• Interval of Instruction

  • Standards and Content

  • Assessment(s)

  • Growth Target(s)

  • Rationale for Growth Target(s)

26


Slo components 1 2
SLO Components 1 - 2 Assessment Data Available

  • Baseline and Trend Data

    • Summarizes student information (test score from previous years, results of pre-assessments),

    • Identifies student strengths and weaknesses, and

    • Reviews trend data to inform the objective and establish the amount of growth that should take place.

  • Student Population. Includes the following:

    • Students

    • Course

    • Grade level

    • Number of students included in the objective.


Slo components 3 4
SLO Components 3-4 Assessment Data Available

  • Interval of Instruction. The duration of the SLO (including start and end dates)

  • Standards and Content.

    • SLO should cover the content, skills, and specific standards to which the SLO is aligned.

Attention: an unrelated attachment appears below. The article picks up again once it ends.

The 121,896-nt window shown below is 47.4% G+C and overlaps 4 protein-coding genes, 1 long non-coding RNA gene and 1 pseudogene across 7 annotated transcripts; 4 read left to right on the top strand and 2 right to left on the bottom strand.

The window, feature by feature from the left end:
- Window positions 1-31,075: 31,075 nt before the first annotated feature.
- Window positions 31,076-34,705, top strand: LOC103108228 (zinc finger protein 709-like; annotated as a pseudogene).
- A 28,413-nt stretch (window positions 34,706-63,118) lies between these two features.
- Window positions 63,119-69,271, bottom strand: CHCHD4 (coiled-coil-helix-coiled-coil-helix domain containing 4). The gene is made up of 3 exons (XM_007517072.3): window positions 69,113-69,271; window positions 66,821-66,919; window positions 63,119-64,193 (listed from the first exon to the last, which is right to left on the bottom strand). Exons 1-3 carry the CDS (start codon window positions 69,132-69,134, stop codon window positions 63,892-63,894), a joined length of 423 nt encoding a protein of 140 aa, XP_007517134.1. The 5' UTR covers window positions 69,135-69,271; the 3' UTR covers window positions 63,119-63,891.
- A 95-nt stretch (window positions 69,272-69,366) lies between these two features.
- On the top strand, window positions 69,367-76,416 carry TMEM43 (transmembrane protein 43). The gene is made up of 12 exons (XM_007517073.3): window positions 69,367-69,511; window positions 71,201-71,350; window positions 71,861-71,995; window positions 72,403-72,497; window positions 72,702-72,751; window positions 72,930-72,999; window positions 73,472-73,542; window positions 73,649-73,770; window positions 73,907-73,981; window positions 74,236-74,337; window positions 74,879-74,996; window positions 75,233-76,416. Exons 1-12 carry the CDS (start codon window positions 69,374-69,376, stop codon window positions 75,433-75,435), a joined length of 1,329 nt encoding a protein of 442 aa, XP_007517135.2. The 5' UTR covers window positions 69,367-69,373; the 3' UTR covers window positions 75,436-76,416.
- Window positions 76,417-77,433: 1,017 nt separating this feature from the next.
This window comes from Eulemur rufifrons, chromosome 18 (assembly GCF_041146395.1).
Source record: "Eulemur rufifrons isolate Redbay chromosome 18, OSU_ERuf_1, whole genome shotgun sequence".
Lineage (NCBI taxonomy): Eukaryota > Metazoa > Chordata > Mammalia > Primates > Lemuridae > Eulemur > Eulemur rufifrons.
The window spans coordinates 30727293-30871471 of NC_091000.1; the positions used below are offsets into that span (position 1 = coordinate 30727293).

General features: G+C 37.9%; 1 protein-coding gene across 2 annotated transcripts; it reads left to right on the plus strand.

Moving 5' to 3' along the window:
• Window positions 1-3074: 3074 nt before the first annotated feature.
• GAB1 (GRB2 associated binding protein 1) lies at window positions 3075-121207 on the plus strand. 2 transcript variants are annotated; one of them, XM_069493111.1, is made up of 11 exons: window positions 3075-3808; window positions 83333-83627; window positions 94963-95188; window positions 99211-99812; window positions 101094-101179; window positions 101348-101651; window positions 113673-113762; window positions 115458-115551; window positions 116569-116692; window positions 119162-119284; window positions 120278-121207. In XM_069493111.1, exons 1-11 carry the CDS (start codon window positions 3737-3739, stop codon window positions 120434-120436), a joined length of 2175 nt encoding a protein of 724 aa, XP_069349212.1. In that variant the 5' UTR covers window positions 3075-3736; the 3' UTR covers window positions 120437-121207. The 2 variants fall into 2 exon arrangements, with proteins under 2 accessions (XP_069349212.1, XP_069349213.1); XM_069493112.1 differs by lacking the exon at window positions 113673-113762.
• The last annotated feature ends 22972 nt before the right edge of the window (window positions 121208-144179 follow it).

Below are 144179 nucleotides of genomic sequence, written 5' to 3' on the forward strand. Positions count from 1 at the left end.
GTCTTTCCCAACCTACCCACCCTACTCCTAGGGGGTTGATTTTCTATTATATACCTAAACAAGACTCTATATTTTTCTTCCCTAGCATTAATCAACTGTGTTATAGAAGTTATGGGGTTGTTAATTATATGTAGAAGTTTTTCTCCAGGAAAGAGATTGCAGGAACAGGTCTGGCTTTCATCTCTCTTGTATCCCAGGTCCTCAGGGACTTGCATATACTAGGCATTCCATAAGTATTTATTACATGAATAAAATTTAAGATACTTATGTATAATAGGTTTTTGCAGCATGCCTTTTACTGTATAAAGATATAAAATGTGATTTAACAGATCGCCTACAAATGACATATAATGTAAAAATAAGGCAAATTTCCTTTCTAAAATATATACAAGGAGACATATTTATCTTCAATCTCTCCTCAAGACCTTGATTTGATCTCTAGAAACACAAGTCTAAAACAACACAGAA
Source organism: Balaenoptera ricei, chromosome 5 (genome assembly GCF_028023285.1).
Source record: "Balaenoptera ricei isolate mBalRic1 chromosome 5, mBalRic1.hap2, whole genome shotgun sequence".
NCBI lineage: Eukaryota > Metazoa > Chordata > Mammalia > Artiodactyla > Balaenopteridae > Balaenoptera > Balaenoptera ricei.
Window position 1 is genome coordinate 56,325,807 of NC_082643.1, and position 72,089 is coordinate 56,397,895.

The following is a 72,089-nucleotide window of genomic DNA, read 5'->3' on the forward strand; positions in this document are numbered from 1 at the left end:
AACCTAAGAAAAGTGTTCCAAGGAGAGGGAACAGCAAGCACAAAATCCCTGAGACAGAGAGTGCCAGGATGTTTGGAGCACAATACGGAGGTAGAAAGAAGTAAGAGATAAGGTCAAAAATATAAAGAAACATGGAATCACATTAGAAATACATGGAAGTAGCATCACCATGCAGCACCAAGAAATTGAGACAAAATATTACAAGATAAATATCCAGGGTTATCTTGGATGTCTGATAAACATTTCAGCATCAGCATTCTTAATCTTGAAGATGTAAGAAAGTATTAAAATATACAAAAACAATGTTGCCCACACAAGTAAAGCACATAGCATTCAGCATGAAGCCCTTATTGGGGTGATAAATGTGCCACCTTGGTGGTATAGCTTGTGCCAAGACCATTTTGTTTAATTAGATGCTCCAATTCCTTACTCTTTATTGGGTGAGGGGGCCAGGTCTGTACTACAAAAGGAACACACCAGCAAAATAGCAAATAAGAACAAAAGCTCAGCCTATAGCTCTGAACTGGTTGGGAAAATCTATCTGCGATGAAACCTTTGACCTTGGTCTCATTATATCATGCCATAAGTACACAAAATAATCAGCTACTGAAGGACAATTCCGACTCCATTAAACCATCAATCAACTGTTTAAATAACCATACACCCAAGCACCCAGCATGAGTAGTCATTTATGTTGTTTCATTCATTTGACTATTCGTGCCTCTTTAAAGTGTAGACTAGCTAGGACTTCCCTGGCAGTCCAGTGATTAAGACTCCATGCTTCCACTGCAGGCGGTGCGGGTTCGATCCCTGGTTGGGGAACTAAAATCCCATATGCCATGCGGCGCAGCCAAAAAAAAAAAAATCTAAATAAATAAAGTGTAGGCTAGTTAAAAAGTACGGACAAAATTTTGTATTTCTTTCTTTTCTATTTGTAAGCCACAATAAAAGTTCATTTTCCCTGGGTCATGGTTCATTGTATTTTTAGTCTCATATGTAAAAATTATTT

• SLOs should be broad enough to represent the most important learning or overarching skills, but narrow enough to be measured.


Slo components 5 6
SLO Components 5-6 Assessment Data Available

  • Assessment(s).

  • Assessments that will be used to measure student growth for the objective.

  • Assessment(s) should be reviewed by content experts to effectively measure course content and should have sufficient “stretch” so that all students may demonstrate learning.

  • If supplemental assessments are needed to cover all ability levels in the course, this section should provide a plan for combining multiple assessments.

  • Growth Target(s).

  • The target for student growth should reflect high expectations for student achievement that are developmentally appropriate.

  • The targets should be rigorous yet attainable.


Slo component 7
SLO Component 7 Assessment Data Available

  • Rationale for Growth Target(s).

    • High quality SLOs include strong justifications for why the goal is important and achievable for this group of students.

    • Rationales should draw upon assessment, baseline and trend data, student outcomes, and curriculum standards and should be aligned to broader school and district goals.


Reviewing an slo using the checklist
Reviewing an SLO using the Checklist Assessment Data Available